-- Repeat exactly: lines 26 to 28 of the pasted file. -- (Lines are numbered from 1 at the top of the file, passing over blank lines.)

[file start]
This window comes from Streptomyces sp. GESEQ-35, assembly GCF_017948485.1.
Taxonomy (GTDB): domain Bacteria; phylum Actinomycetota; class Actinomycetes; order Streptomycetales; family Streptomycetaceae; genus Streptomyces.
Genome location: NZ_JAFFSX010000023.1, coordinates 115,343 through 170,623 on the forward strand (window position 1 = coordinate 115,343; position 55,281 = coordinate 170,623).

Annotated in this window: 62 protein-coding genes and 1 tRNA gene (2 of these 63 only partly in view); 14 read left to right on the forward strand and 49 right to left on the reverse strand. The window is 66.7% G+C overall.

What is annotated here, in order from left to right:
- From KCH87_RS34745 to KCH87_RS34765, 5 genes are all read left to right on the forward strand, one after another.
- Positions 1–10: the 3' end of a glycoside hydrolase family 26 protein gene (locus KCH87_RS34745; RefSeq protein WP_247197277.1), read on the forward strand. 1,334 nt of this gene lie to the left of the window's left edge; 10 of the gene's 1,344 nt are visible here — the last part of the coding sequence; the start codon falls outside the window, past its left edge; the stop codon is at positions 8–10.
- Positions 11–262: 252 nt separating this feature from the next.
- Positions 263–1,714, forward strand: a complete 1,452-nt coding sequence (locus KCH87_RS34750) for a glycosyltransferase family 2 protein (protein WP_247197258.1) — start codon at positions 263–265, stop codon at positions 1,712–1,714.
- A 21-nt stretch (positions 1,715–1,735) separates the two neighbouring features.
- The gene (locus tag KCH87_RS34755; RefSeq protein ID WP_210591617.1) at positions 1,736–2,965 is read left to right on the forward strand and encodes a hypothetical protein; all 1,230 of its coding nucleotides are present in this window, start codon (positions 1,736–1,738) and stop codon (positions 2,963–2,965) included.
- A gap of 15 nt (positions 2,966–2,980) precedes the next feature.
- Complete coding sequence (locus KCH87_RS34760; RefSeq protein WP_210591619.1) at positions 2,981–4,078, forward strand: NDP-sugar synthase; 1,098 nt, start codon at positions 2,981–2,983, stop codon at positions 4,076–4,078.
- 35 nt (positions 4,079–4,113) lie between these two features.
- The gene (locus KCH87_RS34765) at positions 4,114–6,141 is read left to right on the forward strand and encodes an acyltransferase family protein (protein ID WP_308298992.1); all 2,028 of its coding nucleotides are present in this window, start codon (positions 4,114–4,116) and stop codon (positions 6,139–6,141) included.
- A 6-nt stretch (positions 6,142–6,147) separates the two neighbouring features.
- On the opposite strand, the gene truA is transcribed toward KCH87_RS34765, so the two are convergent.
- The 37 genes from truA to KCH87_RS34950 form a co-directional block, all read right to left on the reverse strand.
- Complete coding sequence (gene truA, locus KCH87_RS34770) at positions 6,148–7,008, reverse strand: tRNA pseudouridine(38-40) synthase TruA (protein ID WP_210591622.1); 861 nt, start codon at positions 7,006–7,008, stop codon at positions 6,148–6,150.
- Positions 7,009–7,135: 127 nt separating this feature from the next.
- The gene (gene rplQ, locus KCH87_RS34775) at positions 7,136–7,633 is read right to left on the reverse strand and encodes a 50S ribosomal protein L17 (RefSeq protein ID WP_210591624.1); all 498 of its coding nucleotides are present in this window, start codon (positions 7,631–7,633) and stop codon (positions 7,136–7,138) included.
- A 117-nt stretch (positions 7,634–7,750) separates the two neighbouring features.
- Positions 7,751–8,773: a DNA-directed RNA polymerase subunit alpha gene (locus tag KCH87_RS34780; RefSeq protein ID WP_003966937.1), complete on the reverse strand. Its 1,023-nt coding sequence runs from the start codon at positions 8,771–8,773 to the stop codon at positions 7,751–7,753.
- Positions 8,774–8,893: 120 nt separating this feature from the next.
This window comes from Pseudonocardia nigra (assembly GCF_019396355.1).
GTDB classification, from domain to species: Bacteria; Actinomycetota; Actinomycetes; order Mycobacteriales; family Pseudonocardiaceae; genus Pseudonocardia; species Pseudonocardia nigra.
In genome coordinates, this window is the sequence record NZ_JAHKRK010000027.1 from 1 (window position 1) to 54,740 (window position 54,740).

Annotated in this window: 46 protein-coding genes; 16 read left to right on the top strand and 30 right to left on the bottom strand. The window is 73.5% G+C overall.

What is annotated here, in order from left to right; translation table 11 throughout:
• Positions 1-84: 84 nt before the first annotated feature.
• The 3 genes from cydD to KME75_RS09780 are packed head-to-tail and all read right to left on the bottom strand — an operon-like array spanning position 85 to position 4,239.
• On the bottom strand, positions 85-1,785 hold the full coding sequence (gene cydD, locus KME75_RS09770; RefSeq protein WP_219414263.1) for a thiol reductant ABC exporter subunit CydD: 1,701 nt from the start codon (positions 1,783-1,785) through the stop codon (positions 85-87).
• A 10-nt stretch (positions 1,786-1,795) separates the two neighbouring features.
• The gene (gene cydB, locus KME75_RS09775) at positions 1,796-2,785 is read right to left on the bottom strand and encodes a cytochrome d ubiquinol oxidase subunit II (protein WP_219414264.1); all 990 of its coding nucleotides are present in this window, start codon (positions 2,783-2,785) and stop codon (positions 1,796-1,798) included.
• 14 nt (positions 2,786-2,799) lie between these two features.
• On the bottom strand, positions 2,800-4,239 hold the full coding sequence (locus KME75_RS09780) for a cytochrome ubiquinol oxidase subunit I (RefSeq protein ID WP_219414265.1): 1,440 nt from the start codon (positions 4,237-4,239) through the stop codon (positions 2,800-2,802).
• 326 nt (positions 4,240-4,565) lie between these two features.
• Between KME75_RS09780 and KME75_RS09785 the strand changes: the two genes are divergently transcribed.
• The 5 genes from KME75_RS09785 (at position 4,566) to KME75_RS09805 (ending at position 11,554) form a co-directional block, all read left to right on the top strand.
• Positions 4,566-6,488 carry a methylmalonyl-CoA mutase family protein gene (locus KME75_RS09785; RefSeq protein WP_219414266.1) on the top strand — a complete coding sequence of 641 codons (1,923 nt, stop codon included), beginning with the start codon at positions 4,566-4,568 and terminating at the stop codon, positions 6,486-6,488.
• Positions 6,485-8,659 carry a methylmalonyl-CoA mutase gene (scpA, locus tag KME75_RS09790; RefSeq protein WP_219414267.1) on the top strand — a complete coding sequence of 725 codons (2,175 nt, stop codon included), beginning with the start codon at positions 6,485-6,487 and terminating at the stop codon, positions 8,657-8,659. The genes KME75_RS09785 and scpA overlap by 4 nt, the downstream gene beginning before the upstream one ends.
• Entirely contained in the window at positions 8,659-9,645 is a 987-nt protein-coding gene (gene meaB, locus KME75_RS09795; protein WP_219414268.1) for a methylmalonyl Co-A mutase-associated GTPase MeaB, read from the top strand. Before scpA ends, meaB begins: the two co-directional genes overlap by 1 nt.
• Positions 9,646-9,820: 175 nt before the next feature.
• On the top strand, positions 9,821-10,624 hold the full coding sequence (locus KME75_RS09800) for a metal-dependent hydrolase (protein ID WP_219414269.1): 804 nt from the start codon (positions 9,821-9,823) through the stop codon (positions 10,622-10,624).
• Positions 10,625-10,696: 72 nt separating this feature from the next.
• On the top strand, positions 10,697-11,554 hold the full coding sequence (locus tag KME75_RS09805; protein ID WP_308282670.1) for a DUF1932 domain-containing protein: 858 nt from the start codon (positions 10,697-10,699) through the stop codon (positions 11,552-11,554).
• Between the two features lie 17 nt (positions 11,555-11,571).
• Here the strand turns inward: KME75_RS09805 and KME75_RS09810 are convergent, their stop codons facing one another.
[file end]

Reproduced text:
GTDB classification, from domain to species: Bacteria; Actinomycetota; Actinomycetes; order Mycobacteriales; family Pseudonocardiaceae; genus Pseudonocardia; species Pseudonocardia nigra.
In genome coordinates, this window is the sequence record NZ_JAHKRK010000027.1 from 1 (window position 1) to 54,740 (window position 54,740).

Annotated in this window: 46 protein-coding genes; 16 read left to right on the top strand and 30 right to left on the bottom strand. The window is 73.5% G+C overall.